The parents also provided a copy of the affidavit of service completed by the process server on or about February 10, 2021, which noted that the notice of intention to cross-appeal had been served upon the "Assistant Superintendent" on February 5, 2021 and that he was "authorized to accept service on behalf" of the district (Reply Ex. B).  In light of the foregoing, the parents contend that they relied in good faith upon the representations made when serving the document and met the State regulation requirements.

Alternatively, the parents contend that even if the service of the notice of intention to cross-appeal was not technically proper, the district had actual notice by virtue of an email communication with the district's attorney and through the interactions with the assistant superintendent of human resources.  The parents argue that, prior to attempting personal delivery of the notice of intention to cross-appeal upon the district, they sought consent from the district's attorney to accept service on the district's behalf in an email dated February 4, 2021; the district's attorney advised he was not authorized to accept service (see Reply Ex. A at pp. 1-2).[8]  As such, the parents argue that the district cannot now claim surprise or prejudice.

Here, under the circumstances presented, it is difficult, if not impossible, to discern with any precision the events that took place on February 5, 2021, based solely upon the affidavits presented of those events.  Yet, assuming for the sake of argument that the parents' failed to properly serve the district with the notice of intention to cross-appeal, the district has not asserted that the parents' failure to properly serve the notice of intention to cross appeal (or case information statement) prevented it from properly responding to the parents' cross-appeal or that it was otherwise unduly prejudiced by the parents' lack of proper service of the notice of intention to cross-appeal (see Answer & Reply ¶¶ 7-12).  An unintentional defect in the service of the notice of intention to seek review that is technical in nature only may cause disruptions or delays in the State-level review process, but rarely results in outright dismissal of a party's pleading, at least in the first instance. (see Application of the Dep't of Educ., Appeal No. 21-049; Application of a Student with a Disability, Appeal No. 18-083).[9]  However, counsel for the parents is cautioned that a process server must be given explicit direction—i.e., the names, addresses, and titles of individuals who may be served to comply with State regulation—and that, in the future, a process server's failure to locate and identify the proper individual to serve may be held against the party who engaged those services.  Additionally, if non-compliance with State regulation requirements becomes a pattern, counsel will risk dismissal of his clients' claims. Accordingly, in my discretion, I will review the parents' cross-appeal, to the extent necessary below, notwithstanding any alleged failure to properly serve the district with a notice of intention to cross appeal (or a case information statement).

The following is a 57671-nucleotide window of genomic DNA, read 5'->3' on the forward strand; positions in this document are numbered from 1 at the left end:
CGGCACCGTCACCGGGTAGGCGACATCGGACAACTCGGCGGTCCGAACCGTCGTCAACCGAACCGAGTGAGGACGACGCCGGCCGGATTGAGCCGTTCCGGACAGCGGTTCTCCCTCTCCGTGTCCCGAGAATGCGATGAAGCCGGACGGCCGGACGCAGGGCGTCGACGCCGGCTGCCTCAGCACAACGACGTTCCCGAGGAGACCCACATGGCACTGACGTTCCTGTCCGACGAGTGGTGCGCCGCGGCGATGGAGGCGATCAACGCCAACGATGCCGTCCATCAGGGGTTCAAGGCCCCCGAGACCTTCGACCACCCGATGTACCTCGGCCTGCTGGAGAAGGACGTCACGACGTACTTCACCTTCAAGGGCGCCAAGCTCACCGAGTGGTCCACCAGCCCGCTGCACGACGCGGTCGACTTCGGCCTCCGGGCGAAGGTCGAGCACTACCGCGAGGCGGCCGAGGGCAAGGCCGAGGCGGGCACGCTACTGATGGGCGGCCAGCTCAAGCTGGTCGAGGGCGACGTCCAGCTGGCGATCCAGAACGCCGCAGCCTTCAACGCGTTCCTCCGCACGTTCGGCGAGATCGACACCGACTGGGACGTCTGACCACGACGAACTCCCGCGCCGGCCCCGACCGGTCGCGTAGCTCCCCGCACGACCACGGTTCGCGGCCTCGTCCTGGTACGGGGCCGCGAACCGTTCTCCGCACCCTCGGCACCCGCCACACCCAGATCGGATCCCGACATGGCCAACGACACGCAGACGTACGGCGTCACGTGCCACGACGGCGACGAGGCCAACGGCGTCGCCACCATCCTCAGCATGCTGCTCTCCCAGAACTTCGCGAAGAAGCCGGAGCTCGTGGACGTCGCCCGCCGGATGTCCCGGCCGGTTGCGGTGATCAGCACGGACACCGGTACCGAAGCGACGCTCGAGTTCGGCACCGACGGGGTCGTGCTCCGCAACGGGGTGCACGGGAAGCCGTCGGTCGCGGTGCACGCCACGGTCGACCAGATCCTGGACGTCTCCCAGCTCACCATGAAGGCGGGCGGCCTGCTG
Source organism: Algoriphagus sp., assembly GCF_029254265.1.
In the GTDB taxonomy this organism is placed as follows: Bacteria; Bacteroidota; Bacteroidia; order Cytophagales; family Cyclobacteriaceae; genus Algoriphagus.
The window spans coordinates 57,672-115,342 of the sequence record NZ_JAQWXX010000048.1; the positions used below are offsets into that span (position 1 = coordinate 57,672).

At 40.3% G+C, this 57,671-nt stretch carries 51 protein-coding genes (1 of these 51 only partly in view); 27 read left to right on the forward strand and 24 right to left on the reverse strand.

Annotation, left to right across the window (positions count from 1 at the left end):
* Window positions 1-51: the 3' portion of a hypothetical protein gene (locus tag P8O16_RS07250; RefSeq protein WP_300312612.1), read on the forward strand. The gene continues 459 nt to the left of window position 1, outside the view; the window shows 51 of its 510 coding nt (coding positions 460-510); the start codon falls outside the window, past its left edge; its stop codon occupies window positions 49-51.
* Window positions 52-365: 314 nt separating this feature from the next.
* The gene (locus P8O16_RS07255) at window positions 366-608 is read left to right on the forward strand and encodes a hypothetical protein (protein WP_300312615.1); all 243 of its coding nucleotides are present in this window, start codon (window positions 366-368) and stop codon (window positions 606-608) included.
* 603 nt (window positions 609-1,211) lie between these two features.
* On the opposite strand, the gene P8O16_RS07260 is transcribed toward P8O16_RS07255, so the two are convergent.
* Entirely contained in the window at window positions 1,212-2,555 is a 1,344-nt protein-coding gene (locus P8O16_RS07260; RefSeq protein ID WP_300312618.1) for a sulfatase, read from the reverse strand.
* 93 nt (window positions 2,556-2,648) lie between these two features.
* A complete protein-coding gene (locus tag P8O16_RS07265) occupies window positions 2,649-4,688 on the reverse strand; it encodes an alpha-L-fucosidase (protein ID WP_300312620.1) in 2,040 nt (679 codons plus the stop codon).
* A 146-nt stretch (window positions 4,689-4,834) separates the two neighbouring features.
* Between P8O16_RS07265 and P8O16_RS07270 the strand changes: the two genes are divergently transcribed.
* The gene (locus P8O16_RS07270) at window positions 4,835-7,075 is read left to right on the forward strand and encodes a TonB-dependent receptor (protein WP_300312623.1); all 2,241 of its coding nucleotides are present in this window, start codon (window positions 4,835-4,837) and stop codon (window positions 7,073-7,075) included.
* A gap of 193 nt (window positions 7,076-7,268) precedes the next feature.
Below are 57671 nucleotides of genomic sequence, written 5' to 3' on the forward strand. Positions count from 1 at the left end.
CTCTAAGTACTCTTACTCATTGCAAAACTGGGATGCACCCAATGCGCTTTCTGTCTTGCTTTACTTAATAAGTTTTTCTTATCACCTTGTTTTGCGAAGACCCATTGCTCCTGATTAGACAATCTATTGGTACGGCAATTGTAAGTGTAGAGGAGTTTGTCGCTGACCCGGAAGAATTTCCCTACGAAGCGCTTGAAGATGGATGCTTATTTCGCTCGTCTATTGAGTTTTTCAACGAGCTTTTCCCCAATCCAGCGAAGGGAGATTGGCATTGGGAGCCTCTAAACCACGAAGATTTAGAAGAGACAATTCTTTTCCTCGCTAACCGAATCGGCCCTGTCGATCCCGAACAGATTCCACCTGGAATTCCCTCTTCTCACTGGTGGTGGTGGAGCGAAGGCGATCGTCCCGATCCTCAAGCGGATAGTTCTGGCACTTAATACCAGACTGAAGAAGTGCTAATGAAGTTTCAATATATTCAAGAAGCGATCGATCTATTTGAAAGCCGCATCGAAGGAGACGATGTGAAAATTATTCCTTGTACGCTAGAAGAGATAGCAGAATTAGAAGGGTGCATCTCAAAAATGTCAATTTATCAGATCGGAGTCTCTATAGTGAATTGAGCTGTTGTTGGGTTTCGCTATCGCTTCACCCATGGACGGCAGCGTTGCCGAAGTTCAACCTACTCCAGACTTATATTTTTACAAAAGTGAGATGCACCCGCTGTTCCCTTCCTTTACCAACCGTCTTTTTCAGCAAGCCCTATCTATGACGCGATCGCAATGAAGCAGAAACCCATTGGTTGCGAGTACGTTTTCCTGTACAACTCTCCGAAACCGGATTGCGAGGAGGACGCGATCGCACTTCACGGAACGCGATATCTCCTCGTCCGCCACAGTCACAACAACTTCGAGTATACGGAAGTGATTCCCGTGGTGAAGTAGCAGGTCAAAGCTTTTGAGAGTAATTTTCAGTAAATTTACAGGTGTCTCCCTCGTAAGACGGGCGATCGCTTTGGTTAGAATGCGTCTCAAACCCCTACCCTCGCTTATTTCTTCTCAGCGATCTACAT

B. FAPE

With respect to whether the district offered the student a FAPE for the school years in question, the IHO concluded that the district failed to sustain its burden of proof to establish that the reading and mathematics services it provided to the student "as part of her IEP[s] were reasonably calculated to allow her to make progress in reading [and math] that was appropriate in light of her circumstances," and thus, failed to offer the student a FAPE (IHO Decision at p. 51).[10]